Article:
In the phone calls, the researchers would say they were uninsured and planning to pay for the test themselves, asking how much that would cost. Three hospitals were able to provide that information. By way of contrast, 19 hospitals were able to respond to a query about how much it would cost to park at the hospital, even when some of those parking prices had a few variables.
"The provision of parking prices would suggest that hospitals can indeed answer telephone queries about costs—when they want to," authors Jillian Bernstein and Joseph Bernstein write.
This study is a follow up to another one that the latter Bernstein worked on, where he and his co-authors called hospitals to ask how much a hip replacement would cost. Like in this study, they found that about 10 percent were able to provide a price. The idea here was to test out whether that had to do with the complexity of the procedure. A hip replacement's price could vary if, for example, there was an unexpected complication.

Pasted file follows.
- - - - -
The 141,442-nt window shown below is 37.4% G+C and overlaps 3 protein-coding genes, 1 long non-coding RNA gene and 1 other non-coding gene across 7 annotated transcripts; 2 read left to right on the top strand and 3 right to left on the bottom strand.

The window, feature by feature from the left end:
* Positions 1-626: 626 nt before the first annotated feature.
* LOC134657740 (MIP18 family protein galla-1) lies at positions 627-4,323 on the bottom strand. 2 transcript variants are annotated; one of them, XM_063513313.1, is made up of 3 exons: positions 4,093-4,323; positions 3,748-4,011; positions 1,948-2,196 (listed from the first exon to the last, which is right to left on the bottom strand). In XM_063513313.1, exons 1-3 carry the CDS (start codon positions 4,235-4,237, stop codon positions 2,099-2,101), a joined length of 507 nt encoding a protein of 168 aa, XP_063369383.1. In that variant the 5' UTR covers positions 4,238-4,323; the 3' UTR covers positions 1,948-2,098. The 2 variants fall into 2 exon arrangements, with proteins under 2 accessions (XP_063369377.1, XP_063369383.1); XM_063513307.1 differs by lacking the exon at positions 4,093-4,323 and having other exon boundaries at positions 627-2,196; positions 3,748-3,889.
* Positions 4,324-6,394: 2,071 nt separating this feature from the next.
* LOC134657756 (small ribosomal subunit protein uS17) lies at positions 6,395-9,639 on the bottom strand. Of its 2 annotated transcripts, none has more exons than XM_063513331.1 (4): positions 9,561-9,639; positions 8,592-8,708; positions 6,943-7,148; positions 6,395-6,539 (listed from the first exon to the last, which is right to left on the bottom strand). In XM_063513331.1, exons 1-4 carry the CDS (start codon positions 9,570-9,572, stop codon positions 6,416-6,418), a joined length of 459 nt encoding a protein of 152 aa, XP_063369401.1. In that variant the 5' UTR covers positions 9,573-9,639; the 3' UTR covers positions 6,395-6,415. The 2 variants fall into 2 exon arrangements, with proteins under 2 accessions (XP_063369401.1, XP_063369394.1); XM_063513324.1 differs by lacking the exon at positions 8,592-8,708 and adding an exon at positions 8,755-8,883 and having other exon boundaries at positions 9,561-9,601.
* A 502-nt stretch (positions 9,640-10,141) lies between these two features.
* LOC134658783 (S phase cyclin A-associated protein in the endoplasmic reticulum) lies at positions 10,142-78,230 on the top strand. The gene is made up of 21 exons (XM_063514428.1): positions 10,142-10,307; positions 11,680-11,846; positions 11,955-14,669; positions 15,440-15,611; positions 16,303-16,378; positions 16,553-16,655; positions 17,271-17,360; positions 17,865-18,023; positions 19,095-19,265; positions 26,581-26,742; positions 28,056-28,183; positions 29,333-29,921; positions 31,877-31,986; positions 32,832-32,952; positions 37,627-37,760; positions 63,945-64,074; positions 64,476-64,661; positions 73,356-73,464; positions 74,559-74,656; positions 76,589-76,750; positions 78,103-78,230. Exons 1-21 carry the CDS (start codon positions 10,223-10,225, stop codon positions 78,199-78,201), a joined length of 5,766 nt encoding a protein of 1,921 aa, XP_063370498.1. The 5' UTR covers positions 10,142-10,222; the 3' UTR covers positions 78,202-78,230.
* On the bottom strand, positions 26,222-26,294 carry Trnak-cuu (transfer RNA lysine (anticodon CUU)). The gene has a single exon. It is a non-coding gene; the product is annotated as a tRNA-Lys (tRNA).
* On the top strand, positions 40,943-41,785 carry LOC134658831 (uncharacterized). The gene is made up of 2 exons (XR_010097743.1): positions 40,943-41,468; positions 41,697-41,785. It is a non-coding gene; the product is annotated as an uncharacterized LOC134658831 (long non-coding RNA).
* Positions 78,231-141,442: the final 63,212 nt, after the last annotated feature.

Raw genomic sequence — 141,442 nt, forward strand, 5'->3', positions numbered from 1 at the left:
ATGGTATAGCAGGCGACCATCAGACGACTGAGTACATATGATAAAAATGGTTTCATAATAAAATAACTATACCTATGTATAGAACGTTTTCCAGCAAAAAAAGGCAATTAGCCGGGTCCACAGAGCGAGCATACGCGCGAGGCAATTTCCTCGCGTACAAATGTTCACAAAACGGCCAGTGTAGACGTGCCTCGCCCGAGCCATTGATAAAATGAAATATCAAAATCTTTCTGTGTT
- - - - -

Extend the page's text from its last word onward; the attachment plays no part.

This new ECG study suggests that its really not about the complexity--that, overall, hospitals just aren't good at providing prices.
"Hospitals seem able to provide prices when they want to; yet for even basic medical services, prices remain opaque," Bernstein and Bernstein write. "Accordingly, medical insurance payment schemes that promote concern about prices without a commensurate increase in price transparency are apt to be ineffective."